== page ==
Catholic Priest Accused of Murdering Student He Led Funeral Services for

A priest in Mexico City is suspected of murdering a student he then conducted the funeral service for.

Francisco Javier Bautista, parish priest at Cristo Salvador Church in Tlalpan, was arrested Wednesday, according to the official Mexican news agency Notimex. Bautista is implicated in the murder of Hugo Leonardo Avendaño, a church deacon who was killed last week.

Avendaño, 29, was last seen on June 11 leaving his house in Iztapalapa to meet Bautista at Cristo Salvador. The two reportedly left together but Avendaño was never heard from again. On July 13, his body was found near the church in his pickup truck, exhibiting signs of torture and strangulation.

Police believe he was killed within a few hours of his disappearance.

After interviewing Bautista, police noticed inconsistencies in his testimony, Mexico News Daily reports. Reviewing his cell phone records, they discovered the priest had met with the victim the night Avendaño went missing.

Notimex reports Bautista had officiated the religious services at Avendaño's funeral. "We are sad, but at the same time, we have faith, and it gives us strength to know that he is with God," he reportedly said at the service.

Avendaño recently completed his Master's degree in psychoanalysis and planned to return to the seminary.

Detienen a sacerdote ligado al homicidio de Leonardo AvendañoEl 13 de junio, el estudiante Hugo Leonardo Avendaño fue encontrado muerto dentro de su vehículo en la alcaldía de Tlalpan.

Posted by Alicia Salgado on Wednesday, June 19, 2019

Before Bautista's arrest, the Mexican Bishops' Conference (CEM) condemned the murders of Avendaño and another student, 22-year-old Norberto Ronquillo, who was kidnapped and killed earlier this month. In a statement, the CEM called on Catholics "not to be indifferent to the pain of others and to continue building peace."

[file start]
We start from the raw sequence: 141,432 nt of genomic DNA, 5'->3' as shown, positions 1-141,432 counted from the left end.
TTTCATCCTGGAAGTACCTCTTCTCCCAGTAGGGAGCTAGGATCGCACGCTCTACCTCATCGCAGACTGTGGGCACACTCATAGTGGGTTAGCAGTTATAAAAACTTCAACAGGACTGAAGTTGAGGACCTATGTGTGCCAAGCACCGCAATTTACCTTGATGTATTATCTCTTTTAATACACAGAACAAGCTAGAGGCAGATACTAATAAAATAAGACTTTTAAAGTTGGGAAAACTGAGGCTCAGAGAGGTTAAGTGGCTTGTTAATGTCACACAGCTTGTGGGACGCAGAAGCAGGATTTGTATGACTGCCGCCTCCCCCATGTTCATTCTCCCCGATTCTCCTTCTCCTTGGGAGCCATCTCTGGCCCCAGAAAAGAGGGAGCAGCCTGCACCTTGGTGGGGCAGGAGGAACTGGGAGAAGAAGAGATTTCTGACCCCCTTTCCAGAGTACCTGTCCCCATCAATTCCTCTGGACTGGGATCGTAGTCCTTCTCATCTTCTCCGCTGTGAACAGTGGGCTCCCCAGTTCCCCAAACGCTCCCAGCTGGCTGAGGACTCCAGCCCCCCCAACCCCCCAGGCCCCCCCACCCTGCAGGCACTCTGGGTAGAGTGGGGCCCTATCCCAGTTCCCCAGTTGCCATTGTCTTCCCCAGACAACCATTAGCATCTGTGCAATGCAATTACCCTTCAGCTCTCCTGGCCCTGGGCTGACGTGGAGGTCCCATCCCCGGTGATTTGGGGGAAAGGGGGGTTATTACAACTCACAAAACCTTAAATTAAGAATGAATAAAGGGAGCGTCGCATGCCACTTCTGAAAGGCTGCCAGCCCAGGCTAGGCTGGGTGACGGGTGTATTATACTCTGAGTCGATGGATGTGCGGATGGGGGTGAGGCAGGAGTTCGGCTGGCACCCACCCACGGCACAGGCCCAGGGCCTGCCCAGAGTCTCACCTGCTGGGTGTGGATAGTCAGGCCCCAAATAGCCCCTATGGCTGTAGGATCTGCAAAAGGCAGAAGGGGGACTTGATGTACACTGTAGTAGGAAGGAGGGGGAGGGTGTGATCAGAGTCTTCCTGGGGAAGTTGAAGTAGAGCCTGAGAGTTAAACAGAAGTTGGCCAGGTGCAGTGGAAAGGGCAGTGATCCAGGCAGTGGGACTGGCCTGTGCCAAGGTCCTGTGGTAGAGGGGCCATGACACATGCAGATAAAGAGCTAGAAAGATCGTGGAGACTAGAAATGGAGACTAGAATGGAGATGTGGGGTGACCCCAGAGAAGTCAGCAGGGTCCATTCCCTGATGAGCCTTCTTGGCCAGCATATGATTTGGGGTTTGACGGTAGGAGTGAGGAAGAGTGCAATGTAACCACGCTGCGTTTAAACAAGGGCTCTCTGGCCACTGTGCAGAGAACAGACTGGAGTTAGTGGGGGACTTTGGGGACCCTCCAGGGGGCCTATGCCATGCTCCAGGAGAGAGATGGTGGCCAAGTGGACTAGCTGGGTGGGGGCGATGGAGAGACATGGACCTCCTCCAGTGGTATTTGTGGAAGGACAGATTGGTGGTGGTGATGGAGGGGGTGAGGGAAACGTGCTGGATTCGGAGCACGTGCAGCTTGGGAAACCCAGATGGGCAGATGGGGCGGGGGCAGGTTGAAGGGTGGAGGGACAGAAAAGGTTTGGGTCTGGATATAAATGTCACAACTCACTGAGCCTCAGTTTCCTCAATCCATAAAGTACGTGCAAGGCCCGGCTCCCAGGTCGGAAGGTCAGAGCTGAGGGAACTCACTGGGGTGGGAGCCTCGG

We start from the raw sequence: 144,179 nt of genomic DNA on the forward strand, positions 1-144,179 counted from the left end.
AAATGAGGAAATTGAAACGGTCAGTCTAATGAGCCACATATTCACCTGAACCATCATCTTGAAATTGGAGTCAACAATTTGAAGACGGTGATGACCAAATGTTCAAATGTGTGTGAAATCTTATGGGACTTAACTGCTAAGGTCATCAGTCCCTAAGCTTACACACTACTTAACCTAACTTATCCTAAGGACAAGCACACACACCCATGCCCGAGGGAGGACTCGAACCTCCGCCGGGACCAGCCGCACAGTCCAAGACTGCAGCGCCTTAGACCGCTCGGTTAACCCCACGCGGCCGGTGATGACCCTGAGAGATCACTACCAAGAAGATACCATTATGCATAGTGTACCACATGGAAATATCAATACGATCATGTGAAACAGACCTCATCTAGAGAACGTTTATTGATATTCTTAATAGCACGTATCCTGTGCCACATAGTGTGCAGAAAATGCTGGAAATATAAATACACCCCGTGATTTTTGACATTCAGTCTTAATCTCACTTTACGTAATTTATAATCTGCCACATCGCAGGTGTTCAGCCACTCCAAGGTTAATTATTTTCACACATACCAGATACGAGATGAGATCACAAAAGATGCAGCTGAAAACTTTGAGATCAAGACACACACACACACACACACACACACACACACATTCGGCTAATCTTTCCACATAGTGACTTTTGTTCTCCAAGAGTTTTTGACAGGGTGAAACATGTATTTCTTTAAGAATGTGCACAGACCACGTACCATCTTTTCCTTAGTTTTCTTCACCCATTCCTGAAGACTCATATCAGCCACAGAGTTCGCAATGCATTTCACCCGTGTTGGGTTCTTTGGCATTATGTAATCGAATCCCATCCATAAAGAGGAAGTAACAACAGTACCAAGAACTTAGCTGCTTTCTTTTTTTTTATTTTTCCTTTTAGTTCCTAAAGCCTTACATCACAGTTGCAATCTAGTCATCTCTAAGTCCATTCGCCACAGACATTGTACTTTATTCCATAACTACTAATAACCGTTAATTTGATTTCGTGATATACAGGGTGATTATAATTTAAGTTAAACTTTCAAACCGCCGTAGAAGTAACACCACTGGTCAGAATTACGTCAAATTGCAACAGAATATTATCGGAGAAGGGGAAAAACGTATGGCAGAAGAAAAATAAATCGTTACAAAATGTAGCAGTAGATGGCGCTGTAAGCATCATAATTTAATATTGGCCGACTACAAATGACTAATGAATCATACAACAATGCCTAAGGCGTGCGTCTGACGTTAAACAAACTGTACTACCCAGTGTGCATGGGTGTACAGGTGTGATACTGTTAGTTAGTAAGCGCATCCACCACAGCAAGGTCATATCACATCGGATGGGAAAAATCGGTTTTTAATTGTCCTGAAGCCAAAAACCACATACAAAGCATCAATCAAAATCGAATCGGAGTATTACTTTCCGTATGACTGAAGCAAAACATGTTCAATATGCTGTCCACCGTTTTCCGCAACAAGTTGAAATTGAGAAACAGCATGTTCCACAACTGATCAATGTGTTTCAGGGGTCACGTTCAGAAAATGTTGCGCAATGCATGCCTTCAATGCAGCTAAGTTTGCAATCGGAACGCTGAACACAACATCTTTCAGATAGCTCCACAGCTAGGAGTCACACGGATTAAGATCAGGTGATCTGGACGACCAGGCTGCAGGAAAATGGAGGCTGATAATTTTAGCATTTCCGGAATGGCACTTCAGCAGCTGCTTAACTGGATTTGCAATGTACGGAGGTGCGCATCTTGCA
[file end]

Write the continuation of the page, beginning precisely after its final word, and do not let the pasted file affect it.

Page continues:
Violent crime is still a major issue in Mexico—much of it driven by cartels funded by drug trafficking, extortion and, often, kidnapping. Just last year, 43 students were abducted and massacred in Ayotzinapa and three students were kidnapped by a group pretending to be police officers. Ronquillo, who was taken on June 4, was murdered even though his family paid his abductors' ransom.

Prosecutors do not believe Avendaño's death was a kidnapping gone awry, however.

Bautista, who is frequently interviewed in the media, has led the Cristo Salvador parish for 15 years. According to the BBC, he has conducted exorcisms and blames the cult of Santa Muerte for violent crime in Mexico. Security camera footage showed him driving toward the airport before being arrested on June 19. Authorities believe he intended to flee the country.

More than 6,000 people have signed an online petition to Mexico City Mayor Claudia Sheinbaum, expressing support for Bautista. On Friday, supporters protested outside the Attorney General's office, demanding his release.

Avendaño's brother, Josué, rejects rumors that he was accidentally killed death during sex play.

"My brother was tortured, [his injuries] weren't from a game or anything like that," he told El Universal. "It was something that was planned in advance, my brother was tortured and then after that, the cause [of death] was asphyxiation."

Josué claims Bautista called him after his brother went missing, and sounded like a "worried person" when they spoke.

"At the moment I suspect everyone," he added. "Who could it be? I don't have the authority to say yes [it was Bautista]... I'll leave that to justice."

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